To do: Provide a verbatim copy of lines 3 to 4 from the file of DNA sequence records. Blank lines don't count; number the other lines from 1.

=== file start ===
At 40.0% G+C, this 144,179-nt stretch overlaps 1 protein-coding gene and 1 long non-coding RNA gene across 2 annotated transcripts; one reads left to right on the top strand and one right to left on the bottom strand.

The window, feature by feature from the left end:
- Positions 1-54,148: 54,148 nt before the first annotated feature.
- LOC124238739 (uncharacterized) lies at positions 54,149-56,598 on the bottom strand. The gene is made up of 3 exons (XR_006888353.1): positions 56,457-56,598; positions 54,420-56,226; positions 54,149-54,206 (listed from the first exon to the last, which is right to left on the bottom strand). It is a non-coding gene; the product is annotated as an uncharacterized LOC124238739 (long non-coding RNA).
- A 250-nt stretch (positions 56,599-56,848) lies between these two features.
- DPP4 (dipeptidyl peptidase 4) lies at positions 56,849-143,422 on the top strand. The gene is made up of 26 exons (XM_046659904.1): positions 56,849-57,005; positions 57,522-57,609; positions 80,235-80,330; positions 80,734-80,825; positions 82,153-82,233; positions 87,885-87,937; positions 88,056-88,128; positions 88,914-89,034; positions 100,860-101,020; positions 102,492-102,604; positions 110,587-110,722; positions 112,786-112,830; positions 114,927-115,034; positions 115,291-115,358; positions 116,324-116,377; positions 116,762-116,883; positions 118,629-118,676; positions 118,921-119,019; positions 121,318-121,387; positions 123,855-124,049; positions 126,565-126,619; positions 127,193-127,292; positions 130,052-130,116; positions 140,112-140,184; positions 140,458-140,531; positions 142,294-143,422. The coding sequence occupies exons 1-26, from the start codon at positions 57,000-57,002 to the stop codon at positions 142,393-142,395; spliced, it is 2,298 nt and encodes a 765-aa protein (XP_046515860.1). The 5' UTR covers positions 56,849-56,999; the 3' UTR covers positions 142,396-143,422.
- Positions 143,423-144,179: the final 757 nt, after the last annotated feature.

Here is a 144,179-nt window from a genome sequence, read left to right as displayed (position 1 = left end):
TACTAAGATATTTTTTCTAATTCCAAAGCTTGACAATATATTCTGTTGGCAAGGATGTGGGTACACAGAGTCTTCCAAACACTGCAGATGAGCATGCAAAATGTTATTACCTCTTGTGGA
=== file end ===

- Positions 1-54,148: 54,148 nt before the first annotated feature.
- LOC124238739 (uncharacterized) lies at positions 54,149-56,598 on the bottom strand. The gene is made up of 3 exons (XR_006888353.1): positions 56,457-56,598; positions 54,420-56,226; positions 54,149-54,206 (listed from the first exon to the last, which is right to left on the bottom strand). It is a non-coding gene; the product is annotated as an uncharacterized LOC124238739 (long non-coding RNA).